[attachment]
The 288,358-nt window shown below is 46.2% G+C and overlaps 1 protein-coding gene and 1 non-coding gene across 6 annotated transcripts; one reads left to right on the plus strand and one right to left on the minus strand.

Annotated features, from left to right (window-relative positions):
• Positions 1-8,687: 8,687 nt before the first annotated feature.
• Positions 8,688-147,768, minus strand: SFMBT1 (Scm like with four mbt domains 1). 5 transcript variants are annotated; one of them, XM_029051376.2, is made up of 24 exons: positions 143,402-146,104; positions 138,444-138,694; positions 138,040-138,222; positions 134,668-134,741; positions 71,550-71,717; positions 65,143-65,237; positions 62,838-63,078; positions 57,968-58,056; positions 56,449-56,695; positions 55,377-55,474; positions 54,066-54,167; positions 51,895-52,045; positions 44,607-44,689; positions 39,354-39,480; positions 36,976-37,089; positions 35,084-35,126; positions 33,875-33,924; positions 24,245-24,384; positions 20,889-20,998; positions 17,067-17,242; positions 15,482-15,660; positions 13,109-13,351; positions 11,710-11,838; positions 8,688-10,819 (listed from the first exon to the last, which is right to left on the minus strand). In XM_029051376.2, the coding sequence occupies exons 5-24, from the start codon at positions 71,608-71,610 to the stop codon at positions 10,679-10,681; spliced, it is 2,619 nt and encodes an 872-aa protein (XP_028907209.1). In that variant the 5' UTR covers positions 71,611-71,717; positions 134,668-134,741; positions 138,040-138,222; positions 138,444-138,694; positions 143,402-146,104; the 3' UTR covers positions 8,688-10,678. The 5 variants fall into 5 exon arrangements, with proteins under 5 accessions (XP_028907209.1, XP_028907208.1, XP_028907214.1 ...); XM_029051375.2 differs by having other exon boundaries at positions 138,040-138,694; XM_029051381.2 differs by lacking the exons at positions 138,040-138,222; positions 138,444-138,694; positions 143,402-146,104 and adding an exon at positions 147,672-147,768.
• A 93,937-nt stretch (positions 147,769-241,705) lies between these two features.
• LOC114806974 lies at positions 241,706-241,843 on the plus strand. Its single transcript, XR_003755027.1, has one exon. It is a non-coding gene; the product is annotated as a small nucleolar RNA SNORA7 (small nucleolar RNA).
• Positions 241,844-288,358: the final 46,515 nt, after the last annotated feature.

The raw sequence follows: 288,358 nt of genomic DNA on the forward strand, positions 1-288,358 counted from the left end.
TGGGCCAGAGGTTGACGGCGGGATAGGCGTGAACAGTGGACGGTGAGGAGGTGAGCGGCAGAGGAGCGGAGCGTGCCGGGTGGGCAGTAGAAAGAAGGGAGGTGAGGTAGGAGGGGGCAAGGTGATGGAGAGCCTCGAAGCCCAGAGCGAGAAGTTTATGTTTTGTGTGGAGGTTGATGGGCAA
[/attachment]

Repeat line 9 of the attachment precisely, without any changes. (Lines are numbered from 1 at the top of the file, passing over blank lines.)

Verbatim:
TGGGCCAGAGGTTGACGGCGGGATAGGCGTGAACAGTGGACGGTGAGGAGGTGAGCGGCAGAGGAGCGGAGCGTGCCGGGTGGGCAGTAGAAAGAAGGGAGGTGAGGTAGGAGGGGGCAAGGTGATGGAGAGCCTCGAAGCCCAGAGCGAGAAGTTTATGTTTTGTGTGGAGGTTGATGGGCAA